By 2006, and on the second visit of WSM to China in as many years, the Power Stairs in the final underwent another alteration. The 200 kg Duck Walk implements were replaced by 225 kg cylinders, which had to be carried up twenty-three stairs in the stifling Sanyan humidity. The athletes would now be competing five abreast, and the 25 kg increase in weight, coupled to the handles of these new implements meant that grip could now become a major factor. Whilst the steps were not as high as in previous years, this was more than offset by the additional 25 kgs and the design of the cylinders. Ultimately the new implement made no difference to Pudzianowski, finishing in 26.33 seconds and taking a clear first place, distancing the field by some margin in the process. For others, the handles on the cylinders left their hands in varying states of distress. The Latvian Raivis Vidzis suffered more than any other of the finalists, with the callouses stripped from his bloodied hands at the finish.

The 225kg cylinders were retained in 2008, but the number of steps was reduced to fourteen on the banks of the Kanawha river in Charleston, West Virginia. However, the reduction in the number of steps was countered by their height and depth, as these were the highest steps ever used in this discipline at WSM. For almost all competitors there would be no opportunity to take a brief touch on each step as has been seen in the past with the likes of Pudzianowski and Muhr, who sometimes looked as though they were bouncing the weights up the steps due to how quickly they were moving.  Mariusz and Phil Pfister both attempted this on a number of steps, but as they neared the top this became impossible.  Instead the implements were hoisted onto the next step and had to be lifted forwards before there was any thought of attempting to move it to the stair above. The cumulative fatigue of this added movement on each step would be crucial in deciding the outcome, and only three out of the ten finalists completed the course.  Regardless of the added difficulties that were present in 2008, the outcome was a familiar one with Pudzianowski taking 40.94 seconds, almost fourteen seconds quicker than Derek Poundstone in second place. The Polish legend went on to secure his fifth WSM title, and Poundstone’s impressive WSM debut saw him clinch second place after a final event decider.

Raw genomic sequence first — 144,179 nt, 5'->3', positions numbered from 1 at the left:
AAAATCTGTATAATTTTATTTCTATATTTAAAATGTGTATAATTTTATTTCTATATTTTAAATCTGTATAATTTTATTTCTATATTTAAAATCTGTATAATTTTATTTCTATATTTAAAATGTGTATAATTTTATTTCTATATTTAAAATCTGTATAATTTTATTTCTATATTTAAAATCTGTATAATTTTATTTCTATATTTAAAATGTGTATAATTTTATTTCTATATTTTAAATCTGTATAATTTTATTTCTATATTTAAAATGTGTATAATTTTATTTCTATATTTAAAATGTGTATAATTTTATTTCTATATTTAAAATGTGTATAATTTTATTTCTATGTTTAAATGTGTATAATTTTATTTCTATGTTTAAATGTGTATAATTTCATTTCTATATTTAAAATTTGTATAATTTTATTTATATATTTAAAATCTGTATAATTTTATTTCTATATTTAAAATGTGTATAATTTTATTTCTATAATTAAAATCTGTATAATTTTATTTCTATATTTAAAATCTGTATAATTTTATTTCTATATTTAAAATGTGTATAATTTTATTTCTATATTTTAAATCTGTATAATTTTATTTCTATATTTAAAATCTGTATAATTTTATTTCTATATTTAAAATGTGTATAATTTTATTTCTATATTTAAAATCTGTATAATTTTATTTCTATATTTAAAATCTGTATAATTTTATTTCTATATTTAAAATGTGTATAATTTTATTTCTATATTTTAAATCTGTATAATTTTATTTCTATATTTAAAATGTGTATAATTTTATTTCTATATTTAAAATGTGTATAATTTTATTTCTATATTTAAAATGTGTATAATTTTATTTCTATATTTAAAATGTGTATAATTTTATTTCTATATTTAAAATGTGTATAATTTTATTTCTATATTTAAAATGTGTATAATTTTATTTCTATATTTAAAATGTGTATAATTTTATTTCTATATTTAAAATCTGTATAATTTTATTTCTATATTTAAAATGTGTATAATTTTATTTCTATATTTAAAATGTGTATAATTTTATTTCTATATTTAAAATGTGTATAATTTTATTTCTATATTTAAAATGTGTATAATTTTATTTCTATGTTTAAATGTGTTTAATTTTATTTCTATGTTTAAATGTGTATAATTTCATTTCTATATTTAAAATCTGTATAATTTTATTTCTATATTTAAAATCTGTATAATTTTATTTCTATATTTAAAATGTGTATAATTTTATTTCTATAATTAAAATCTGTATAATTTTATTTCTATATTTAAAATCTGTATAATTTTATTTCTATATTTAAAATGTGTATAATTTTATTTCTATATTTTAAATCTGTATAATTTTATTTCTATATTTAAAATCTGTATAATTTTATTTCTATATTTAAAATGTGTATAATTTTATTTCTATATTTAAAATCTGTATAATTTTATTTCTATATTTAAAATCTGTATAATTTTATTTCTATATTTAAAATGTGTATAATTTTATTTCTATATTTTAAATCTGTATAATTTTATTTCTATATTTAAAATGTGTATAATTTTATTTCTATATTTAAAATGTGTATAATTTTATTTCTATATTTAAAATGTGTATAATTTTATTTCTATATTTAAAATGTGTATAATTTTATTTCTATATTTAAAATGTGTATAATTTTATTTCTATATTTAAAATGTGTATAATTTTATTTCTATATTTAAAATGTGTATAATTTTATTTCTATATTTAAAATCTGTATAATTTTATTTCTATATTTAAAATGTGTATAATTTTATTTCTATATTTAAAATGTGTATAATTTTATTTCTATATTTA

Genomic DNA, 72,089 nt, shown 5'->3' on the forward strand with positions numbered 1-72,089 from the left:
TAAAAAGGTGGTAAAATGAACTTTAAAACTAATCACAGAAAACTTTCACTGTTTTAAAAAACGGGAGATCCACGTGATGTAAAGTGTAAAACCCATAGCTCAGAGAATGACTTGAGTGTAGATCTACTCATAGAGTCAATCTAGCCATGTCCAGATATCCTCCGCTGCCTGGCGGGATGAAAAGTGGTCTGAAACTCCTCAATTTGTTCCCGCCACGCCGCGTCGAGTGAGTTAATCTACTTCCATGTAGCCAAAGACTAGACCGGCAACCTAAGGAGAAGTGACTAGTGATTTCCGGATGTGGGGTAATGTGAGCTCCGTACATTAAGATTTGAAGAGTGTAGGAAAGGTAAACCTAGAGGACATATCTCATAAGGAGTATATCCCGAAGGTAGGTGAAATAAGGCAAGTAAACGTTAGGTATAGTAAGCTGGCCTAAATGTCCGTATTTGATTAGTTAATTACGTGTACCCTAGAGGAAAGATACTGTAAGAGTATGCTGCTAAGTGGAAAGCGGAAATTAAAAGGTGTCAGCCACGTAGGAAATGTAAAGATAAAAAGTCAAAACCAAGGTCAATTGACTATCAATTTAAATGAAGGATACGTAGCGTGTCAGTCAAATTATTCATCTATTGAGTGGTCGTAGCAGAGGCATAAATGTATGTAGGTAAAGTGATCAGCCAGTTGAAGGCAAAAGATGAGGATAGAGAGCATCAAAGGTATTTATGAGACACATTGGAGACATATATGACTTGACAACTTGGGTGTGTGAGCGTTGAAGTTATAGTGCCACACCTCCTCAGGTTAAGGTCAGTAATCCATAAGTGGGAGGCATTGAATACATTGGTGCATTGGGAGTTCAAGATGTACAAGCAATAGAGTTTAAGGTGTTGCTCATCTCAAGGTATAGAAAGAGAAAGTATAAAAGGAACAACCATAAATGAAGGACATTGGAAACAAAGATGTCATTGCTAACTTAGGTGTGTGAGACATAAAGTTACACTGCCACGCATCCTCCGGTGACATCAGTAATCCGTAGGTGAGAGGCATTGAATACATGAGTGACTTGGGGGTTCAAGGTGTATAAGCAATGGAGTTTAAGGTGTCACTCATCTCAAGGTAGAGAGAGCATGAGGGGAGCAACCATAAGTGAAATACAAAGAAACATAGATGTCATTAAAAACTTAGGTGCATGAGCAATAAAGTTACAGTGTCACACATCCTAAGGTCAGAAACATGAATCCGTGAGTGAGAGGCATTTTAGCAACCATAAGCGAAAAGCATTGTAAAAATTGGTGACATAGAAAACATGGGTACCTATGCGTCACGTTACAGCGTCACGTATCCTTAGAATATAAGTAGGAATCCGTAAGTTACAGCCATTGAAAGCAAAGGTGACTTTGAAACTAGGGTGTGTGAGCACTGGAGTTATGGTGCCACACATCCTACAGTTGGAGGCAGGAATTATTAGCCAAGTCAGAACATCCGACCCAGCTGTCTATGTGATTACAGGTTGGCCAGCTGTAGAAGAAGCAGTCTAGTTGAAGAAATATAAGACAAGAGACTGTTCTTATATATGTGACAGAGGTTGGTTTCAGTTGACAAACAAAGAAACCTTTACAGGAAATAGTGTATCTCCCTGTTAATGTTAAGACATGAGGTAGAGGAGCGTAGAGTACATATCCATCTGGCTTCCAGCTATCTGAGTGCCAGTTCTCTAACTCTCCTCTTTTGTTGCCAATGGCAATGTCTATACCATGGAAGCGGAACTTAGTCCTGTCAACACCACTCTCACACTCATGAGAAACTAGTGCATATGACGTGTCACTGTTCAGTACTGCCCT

WSM returned to Sun City in 2010, and the Amphitheatre was the location as it had been on the last visit to South Africa. The 225kg cylinders were again the implements to be moved, but the steps to be used differed from ten years earlier. In 2010 although there were ‘only’ twelve steps to be negotiated, they were twice the height of those seen in 2000, at around about 50 cm in height. Moreover, as in 2008 the design of the steps meant that on each stair there was a need to move the weight forward (around a metre) for all but a few athletes before trying to lift the cylinder to the next step. Equally, the heat and altitude added another dimension to the event. As in 2000, the competitors lined up in adjacent lanes, competing two at a time.


Brian Shaw’s wingspan and height enabled him to not take an extra movement forward on the steps and his fitness meant that he kept up a fast pace, winning his heat in an impressive 41.58 seconds. Englishman Terry Hollands won his group in commanding fashion, being the only competitor to navigate all twelve steps, in 48.52 seconds. For Richard Skog and Derek Poundstone, who were in the same group as Hollands, the Power Stairs provided no respite for their already torn hands (which occurred during the previous event, the Giant Farmer’s Walk) and saw them damaged yet further. Twice a finalist, the Serbian Ervin Katona triumphed in his qualifier in 61.01 seconds.

Ultimately, the only way to be a consistent performer in the Power Stairs is to have the explosive power to move from step to step quickly, aligned with the cardiovascular ability to maintain this pace from the bottom to the top. This remains the case regardless of the number of steps or the implements being used. For someone such as Brian Shaw his height would be of far less use if he didn’t have the stamina or grip to complete the course. Whereas the shorter Pudzianowski’s outstanding speed and fitness would be negated if he had lacked the power to move the weight from step to step in a competitive time. As with so many other disciplines, it is this combination which has been proven to be a successful formula in the Power Stairs on every occasion.


November 3, 2011 | by